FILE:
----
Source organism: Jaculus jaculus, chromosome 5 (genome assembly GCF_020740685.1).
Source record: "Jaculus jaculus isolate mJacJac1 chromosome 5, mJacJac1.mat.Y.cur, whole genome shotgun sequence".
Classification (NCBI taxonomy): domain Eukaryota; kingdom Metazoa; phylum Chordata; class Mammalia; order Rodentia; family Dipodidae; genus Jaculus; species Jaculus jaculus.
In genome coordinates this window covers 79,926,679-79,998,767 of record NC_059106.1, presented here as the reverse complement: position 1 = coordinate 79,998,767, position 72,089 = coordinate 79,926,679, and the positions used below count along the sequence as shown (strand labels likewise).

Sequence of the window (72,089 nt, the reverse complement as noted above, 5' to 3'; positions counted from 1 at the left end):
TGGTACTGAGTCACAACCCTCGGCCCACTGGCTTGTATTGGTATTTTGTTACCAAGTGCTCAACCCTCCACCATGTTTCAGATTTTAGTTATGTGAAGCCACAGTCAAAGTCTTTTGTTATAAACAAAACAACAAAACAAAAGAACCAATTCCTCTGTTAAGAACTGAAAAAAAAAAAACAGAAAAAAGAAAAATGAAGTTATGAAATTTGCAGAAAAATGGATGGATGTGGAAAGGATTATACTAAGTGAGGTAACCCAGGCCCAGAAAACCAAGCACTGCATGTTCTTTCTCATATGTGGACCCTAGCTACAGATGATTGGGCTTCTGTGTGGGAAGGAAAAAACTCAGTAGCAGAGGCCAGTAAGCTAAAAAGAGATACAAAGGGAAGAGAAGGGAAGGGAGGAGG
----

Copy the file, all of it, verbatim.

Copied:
Source organism: Jaculus jaculus, chromosome 5 (genome assembly GCF_020740685.1).
Source record: "Jaculus jaculus isolate mJacJac1 chromosome 5, mJacJac1.mat.Y.cur, whole genome shotgun sequence".
Classification (NCBI taxonomy): domain Eukaryota; kingdom Metazoa; phylum Chordata; class Mammalia; order Rodentia; family Dipodidae; genus Jaculus; species Jaculus jaculus.
In genome coordinates this window covers 79,926,679-79,998,767 of record NC_059106.1, presented here as the reverse complement: position 1 = coordinate 79,998,767, position 72,089 = coordinate 79,926,679, and the positions used below count along the sequence as shown (strand labels likewise).

Sequence of the window (72,089 nt, the reverse complement as noted above, 5' to 3'; positions counted from 1 at the left end):
TGGTACTGAGTCACAACCCTCGGCCCACTGGCTTGTATTGGTATTTTGTTACCAAGTGCTCAACCCTCCACCATGTTTCAGATTTTAGTTATGTGAAGCCACAGTCAAAGTCTTTTGTTATAAACAAAACAACAAAACAAAAGAACCAATTCCTCTGTTAAGAACTGAAAAAAAAAAAACAGAAAAAAGAAAAATGAAGTTATGAAATTTGCAGAAAAATGGATGGATGTGGAAAGGATTATACTAAGTGAGGTAACCCAGGCCCAGAAAACCAAGCACTGCATGTTCTTTCTCATATGTGGACCCTAGCTACAGATGATTGGGCTTCTGTGTGGGAAGGAAAAAACTCAGTAGCAGAGGCCAGTAAGCTAAAAAGAGATACAAAGGGAAGAGAAGGGAAGGGAGGAGG